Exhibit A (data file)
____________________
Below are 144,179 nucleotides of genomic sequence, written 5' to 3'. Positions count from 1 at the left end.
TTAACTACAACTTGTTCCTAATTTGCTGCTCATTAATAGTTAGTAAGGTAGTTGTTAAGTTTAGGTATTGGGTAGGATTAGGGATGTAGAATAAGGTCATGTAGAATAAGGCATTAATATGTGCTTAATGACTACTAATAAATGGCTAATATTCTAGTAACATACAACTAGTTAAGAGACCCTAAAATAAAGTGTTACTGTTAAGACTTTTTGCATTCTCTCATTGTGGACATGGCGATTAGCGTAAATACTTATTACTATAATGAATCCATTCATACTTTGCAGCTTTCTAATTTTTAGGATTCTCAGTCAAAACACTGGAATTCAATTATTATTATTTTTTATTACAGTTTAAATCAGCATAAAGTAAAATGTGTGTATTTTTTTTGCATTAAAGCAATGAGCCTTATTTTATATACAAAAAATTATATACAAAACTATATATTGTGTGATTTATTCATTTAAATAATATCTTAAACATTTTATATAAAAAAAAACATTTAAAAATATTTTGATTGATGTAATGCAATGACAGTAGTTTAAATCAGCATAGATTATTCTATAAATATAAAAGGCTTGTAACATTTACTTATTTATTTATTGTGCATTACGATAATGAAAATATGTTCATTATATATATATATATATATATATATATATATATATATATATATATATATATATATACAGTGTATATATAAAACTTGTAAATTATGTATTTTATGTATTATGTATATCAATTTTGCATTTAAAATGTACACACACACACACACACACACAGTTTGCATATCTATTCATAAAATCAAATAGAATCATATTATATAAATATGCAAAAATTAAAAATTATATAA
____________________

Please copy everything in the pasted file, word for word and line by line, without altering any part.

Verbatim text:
Below are 144,179 nucleotides of genomic sequence, written 5' to 3'. Positions count from 1 at the left end.
TTAACTACAACTTGTTCCTAATTTGCTGCTCATTAATAGTTAGTAAGGTAGTTGTTAAGTTTAGGTATTGGGTAGGATTAGGGATGTAGAATAAGGTCATGTAGAATAAGGCATTAATATGTGCTTAATGACTACTAATAAATGGCTAATATTCTAGTAACATACAACTAGTTAAGAGACCCTAAAATAAAGTGTTACTGTTAAGACTTTTTGCATTCTCTCATTGTGGACATGGCGATTAGCGTAAATACTTATTACTATAATGAATCCATTCATACTTTGCAGCTTTCTAATTTTTAGGATTCTCAGTCAAAACACTGGAATTCAATTATTATTATTTTTTATTACAGTTTAAATCAGCATAAAGTAAAATGTGTGTATTTTTTTTGCATTAAAGCAATGAGCCTTATTTTATATACAAAAAATTATATACAAAACTATATATTGTGTGATTTATTCATTTAAATAATATCTTAAACATTTTATATAAAAAAAAACATTTAAAAATATTTTGATTGATGTAATGCAATGACAGTAGTTTAAATCAGCATAGATTATTCTATAAATATAAAAGGCTTGTAACATTTACTTATTTATTTATTGTGCATTACGATAATGAAAATATGTTCATTATATATATATATATATATATATATATATATATATATATATATATATATATATATACAGTGTATATATAAAACTTGTAAATTATGTATTTTATGTATTATGTATATCAATTTTGCATTTAAAATGTACACACACACACACACACACACAGTTTGCATATCTATTCATAAAATCAAATAGAATCATATTATATAAATATGCAAAAATTAAAAATTATATAA